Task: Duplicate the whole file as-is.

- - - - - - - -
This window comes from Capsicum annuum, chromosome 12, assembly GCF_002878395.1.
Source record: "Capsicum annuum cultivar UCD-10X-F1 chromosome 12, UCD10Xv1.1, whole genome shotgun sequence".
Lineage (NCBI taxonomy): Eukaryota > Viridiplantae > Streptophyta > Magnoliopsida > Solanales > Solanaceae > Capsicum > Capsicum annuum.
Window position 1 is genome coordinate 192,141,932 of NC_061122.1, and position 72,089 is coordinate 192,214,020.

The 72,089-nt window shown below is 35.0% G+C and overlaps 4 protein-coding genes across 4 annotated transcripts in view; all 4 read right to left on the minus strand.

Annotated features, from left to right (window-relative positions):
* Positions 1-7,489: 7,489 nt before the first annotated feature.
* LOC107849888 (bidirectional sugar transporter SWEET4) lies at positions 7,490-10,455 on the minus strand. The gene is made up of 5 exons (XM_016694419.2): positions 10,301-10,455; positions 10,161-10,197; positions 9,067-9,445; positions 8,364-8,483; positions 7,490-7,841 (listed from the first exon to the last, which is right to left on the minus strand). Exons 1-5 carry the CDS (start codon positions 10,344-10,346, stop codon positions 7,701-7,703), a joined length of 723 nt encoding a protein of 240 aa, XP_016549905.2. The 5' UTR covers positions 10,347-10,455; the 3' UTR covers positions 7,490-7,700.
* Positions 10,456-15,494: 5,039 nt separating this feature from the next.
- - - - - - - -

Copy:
This window comes from Capsicum annuum, chromosome 12, assembly GCF_002878395.1.
Source record: "Capsicum annuum cultivar UCD-10X-F1 chromosome 12, UCD10Xv1.1, whole genome shotgun sequence".
Lineage (NCBI taxonomy): Eukaryota > Viridiplantae > Streptophyta > Magnoliopsida > Solanales > Solanaceae > Capsicum > Capsicum annuum.
Window position 1 is genome coordinate 192,141,932 of NC_061122.1, and position 72,089 is coordinate 192,214,020.

The 72,089-nt window shown below is 35.0% G+C and overlaps 4 protein-coding genes across 4 annotated transcripts in view; all 4 read right to left on the minus strand.

Annotated features, from left to right (window-relative positions):
* Positions 1-7,489: 7,489 nt before the first annotated feature.
* LOC107849888 (bidirectional sugar transporter SWEET4) lies at positions 7,490-10,455 on the minus strand. The gene is made up of 5 exons (XM_016694419.2): positions 10,301-10,455; positions 10,161-10,197; positions 9,067-9,445; positions 8,364-8,483; positions 7,490-7,841 (listed from the first exon to the last, which is right to left on the minus strand). Exons 1-5 carry the CDS (start codon positions 10,344-10,346, stop codon positions 7,701-7,703), a joined length of 723 nt encoding a protein of 240 aa, XP_016549905.2. The 5' UTR covers positions 10,347-10,455; the 3' UTR covers positions 7,490-7,700.
* Positions 10,456-15,494: 5,039 nt separating this feature from the next.